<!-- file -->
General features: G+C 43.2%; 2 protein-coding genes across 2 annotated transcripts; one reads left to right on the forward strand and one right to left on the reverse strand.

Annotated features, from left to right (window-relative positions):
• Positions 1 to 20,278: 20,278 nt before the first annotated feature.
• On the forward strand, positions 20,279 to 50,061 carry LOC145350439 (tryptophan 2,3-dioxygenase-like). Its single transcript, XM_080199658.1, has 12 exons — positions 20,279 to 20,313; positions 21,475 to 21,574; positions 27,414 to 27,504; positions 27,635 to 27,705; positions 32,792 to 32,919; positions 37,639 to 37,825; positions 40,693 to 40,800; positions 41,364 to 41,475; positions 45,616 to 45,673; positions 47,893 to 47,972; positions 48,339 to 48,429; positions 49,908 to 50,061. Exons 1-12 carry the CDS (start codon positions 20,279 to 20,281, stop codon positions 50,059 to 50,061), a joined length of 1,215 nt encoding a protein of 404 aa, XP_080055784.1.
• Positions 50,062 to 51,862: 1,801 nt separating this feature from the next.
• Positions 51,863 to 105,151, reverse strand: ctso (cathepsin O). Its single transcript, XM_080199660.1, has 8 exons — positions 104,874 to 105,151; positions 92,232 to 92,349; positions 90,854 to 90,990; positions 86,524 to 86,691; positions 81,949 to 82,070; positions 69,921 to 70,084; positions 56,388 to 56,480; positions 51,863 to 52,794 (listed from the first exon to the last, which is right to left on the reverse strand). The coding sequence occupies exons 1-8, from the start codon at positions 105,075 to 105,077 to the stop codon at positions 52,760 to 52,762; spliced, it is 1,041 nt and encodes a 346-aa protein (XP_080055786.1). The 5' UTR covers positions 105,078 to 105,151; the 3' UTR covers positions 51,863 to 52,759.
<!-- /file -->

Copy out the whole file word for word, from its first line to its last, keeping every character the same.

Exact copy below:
General features: G+C 43.2%; 2 protein-coding genes across 2 annotated transcripts; one reads left to right on the forward strand and one right to left on the reverse strand.

Annotated features, from left to right (window-relative positions):
• Positions 1 to 20,278: 20,278 nt before the first annotated feature.
• On the forward strand, positions 20,279 to 50,061 carry LOC145350439 (tryptophan 2,3-dioxygenase-like). Its single transcript, XM_080199658.1, has 12 exons — positions 20,279 to 20,313; positions 21,475 to 21,574; positions 27,414 to 27,504; positions 27,635 to 27,705; positions 32,792 to 32,919; positions 37,639 to 37,825; positions 40,693 to 40,800; positions 41,364 to 41,475; positions 45,616 to 45,673; positions 47,893 to 47,972; positions 48,339 to 48,429; positions 49,908 to 50,061. Exons 1-12 carry the CDS (start codon positions 20,279 to 20,281, stop codon positions 50,059 to 50,061), a joined length of 1,215 nt encoding a protein of 404 aa, XP_080055784.1.
• Positions 50,062 to 51,862: 1,801 nt separating this feature from the next.
• Positions 51,863 to 105,151, reverse strand: ctso (cathepsin O). Its single transcript, XM_080199660.1, has 8 exons — positions 104,874 to 105,151; positions 92,232 to 92,349; positions 90,854 to 90,990; positions 86,524 to 86,691; positions 81,949 to 82,070; positions 69,921 to 70,084; positions 56,388 to 56,480; positions 51,863 to 52,794 (listed from the first exon to the last, which is right to left on the reverse strand). The coding sequence occupies exons 1-8, from the start codon at positions 105,075 to 105,077 to the stop codon at positions 52,760 to 52,762; spliced, it is 1,041 nt and encodes a 346-aa protein (XP_080055786.1). The 5' UTR covers positions 105,078 to 105,151; the 3' UTR covers positions 51,863 to 52,759.